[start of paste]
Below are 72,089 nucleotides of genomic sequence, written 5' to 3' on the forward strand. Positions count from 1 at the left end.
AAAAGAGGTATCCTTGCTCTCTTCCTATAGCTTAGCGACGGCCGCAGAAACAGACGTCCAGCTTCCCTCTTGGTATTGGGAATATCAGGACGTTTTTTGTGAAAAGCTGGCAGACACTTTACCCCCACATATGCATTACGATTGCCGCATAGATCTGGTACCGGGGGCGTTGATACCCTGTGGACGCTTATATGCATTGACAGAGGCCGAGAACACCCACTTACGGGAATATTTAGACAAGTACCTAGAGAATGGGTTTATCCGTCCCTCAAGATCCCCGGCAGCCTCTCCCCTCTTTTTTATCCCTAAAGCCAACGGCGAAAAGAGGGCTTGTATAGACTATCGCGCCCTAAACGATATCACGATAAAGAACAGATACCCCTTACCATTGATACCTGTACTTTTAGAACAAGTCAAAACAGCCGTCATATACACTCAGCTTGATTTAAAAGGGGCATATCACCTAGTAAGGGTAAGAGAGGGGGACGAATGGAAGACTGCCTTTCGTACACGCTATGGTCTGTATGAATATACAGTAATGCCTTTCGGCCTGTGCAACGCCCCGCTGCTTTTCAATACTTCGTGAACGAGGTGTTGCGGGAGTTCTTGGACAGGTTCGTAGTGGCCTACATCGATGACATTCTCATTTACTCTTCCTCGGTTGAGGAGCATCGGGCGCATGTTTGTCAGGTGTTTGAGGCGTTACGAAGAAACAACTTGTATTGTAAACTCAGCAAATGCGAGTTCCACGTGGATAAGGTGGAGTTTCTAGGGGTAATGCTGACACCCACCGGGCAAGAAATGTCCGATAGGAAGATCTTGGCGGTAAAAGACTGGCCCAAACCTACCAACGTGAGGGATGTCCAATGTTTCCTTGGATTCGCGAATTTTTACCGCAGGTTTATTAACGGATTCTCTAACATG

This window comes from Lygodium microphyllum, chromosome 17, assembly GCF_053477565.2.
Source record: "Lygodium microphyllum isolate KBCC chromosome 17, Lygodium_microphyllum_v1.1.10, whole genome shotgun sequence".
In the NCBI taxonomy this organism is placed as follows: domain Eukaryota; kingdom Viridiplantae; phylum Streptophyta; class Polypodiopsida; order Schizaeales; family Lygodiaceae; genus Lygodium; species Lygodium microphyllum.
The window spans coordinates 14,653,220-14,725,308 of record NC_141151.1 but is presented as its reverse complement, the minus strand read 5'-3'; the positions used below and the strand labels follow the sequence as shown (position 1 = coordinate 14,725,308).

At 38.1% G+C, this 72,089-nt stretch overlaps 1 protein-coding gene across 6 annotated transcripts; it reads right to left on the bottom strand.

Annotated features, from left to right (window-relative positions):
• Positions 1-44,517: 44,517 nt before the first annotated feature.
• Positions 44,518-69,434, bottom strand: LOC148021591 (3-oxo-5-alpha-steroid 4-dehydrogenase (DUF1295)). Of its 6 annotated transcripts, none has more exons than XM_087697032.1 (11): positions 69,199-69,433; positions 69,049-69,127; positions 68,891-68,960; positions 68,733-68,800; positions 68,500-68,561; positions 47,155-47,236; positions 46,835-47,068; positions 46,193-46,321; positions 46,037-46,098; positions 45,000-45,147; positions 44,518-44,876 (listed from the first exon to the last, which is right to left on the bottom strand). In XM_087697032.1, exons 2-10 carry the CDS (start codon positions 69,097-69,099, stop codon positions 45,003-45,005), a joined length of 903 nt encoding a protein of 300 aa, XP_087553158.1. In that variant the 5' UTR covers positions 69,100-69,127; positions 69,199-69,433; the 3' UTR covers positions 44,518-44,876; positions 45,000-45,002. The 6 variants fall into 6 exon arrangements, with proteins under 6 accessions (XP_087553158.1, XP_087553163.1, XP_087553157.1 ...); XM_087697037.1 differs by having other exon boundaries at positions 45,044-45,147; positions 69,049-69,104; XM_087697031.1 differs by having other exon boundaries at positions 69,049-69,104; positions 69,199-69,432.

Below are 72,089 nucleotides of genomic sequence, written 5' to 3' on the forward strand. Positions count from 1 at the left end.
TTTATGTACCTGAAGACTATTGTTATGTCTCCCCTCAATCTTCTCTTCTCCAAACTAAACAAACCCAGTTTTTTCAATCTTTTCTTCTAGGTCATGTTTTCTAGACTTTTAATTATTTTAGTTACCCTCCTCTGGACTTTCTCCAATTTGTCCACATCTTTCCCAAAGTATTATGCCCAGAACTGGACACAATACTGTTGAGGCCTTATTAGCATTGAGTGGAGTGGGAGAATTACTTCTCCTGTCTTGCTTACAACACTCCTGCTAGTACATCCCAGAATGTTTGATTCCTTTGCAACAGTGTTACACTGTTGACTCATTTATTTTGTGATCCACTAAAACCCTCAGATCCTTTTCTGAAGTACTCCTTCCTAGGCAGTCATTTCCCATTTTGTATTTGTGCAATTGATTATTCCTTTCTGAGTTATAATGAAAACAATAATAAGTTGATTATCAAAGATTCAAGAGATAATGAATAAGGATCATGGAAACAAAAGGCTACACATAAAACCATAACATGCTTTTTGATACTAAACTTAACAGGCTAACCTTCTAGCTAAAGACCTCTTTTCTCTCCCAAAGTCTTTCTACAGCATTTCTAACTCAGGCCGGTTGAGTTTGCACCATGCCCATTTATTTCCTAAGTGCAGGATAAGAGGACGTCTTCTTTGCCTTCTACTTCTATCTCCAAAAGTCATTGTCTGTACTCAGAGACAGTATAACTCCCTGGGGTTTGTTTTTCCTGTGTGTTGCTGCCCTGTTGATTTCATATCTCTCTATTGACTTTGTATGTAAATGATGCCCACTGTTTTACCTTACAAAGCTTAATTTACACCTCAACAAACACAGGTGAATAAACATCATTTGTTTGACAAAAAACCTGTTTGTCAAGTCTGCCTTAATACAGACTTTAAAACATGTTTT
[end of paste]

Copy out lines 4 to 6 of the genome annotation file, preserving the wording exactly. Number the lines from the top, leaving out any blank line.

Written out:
Source record: "Lygodium microphyllum isolate KBCC chromosome 17, Lygodium_microphyllum_v1.1.10, whole genome shotgun sequence".
In the NCBI taxonomy this organism is placed as follows: domain Eukaryota; kingdom Viridiplantae; phylum Streptophyta; class Polypodiopsida; order Schizaeales; family Lygodiaceae; genus Lygodium; species Lygodium microphyllum.
The window spans coordinates 14,653,220-14,725,308 of record NC_141151.1 but is presented as its reverse complement, the minus strand read 5'-3'; the positions used below and the strand labels follow the sequence as shown (position 1 = coordinate 14,725,308).